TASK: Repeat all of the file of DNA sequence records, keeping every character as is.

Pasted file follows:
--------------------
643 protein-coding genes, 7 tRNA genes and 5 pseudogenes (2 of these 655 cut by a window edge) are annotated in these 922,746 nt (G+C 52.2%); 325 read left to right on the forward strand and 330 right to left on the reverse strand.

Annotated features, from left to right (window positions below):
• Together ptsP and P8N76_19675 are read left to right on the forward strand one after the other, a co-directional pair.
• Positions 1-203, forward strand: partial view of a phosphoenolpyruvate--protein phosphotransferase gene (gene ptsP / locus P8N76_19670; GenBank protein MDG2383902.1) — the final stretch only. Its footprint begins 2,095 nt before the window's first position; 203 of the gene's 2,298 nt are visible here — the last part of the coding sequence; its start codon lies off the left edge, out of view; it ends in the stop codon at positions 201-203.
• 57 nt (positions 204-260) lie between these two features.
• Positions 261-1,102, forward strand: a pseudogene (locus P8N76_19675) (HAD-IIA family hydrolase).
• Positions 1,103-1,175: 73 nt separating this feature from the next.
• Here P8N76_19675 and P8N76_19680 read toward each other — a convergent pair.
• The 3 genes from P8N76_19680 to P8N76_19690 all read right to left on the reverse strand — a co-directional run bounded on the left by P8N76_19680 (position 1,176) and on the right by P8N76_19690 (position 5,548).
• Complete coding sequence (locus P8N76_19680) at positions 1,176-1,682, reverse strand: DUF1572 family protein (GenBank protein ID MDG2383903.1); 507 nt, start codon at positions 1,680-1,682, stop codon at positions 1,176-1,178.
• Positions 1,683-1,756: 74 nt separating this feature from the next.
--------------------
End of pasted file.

643 protein-coding genes, 7 tRNA genes and 5 pseudogenes (2 of these 655 cut by a window edge) are annotated in these 922,746 nt (G+C 52.2%); 325 read left to right on the forward strand and 330 right to left on the reverse strand.

Annotated features, from left to right (window positions below):
• Together ptsP and P8N76_19675 are read left to right on the forward strand one after the other, a co-directional pair.
• Positions 1-203, forward strand: partial view of a phosphoenolpyruvate--protein phosphotransferase gene (gene ptsP / locus P8N76_19670; GenBank protein MDG2383902.1) — the final stretch only. Its footprint begins 2,095 nt before the window's first position; 203 of the gene's 2,298 nt are visible here — the last part of the coding sequence; its start codon lies off the left edge, out of view; it ends in the stop codon at positions 201-203.
• 57 nt (positions 204-260) lie between these two features.
• Positions 261-1,102, forward strand: a pseudogene (locus P8N76_19675) (HAD-IIA family hydrolase).
• Positions 1,103-1,175: 73 nt separating this feature from the next.
• Here P8N76_19675 and P8N76_19680 read toward each other — a convergent pair.
• The 3 genes from P8N76_19680 to P8N76_19690 all read right to left on the reverse strand — a co-directional run bounded on the left by P8N76_19680 (position 1,176) and on the right by P8N76_19690 (position 5,548).
• Complete coding sequence (locus P8N76_19680) at positions 1,176-1,682, reverse strand: DUF1572 family protein (GenBank protein ID MDG2383903.1); 507 nt, start codon at positions 1,680-1,682, stop codon at positions 1,176-1,178.
• Positions 1,683-1,756: 74 nt separating this feature from the next.